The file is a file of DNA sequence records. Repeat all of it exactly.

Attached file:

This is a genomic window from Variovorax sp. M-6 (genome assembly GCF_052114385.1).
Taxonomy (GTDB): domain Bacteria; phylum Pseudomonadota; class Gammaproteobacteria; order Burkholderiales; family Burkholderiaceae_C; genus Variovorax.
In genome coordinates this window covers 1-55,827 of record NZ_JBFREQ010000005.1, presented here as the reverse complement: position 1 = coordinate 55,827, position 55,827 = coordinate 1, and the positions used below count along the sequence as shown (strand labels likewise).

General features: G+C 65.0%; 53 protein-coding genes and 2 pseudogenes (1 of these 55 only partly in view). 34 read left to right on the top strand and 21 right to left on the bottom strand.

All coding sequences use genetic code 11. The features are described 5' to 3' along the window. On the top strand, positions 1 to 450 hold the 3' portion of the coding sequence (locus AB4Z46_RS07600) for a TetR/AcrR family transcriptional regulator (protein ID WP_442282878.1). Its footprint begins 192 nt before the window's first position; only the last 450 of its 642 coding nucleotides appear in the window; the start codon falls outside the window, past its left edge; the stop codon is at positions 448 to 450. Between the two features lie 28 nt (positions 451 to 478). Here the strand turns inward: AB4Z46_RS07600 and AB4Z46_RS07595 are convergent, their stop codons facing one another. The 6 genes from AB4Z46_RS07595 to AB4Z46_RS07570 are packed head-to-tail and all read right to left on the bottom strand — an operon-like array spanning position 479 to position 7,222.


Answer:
This is a genomic window from Variovorax sp. M-6 (genome assembly GCF_052114385.1).
Taxonomy (GTDB): domain Bacteria; phylum Pseudomonadota; class Gammaproteobacteria; order Burkholderiales; family Burkholderiaceae_C; genus Variovorax.
In genome coordinates this window covers 1-55,827 of record NZ_JBFREQ010000005.1, presented here as the reverse complement: position 1 = coordinate 55,827, position 55,827 = coordinate 1, and the positions used below count along the sequence as shown (strand labels likewise).

General features: G+C 65.0%; 53 protein-coding genes and 2 pseudogenes (1 of these 55 only partly in view). 34 read left to right on the top strand and 21 right to left on the bottom strand.

All coding sequences use genetic code 11. The features are described 5' to 3' along the window. On the top strand, positions 1 to 450 hold the 3' portion of the coding sequence (locus AB4Z46_RS07600) for a TetR/AcrR family transcriptional regulator (protein ID WP_442282878.1). Its footprint begins 192 nt before the window's first position; only the last 450 of its 642 coding nucleotides appear in the window; the start codon falls outside the window, past its left edge; the stop codon is at positions 448 to 450. Between the two features lie 28 nt (positions 451 to 478). Here the strand turns inward: AB4Z46_RS07600 and AB4Z46_RS07595 are convergent, their stop codons facing one another. The 6 genes from AB4Z46_RS07595 to AB4Z46_RS07570 are packed head-to-tail and all read right to left on the bottom strand — an operon-like array spanning position 479 to position 7,222.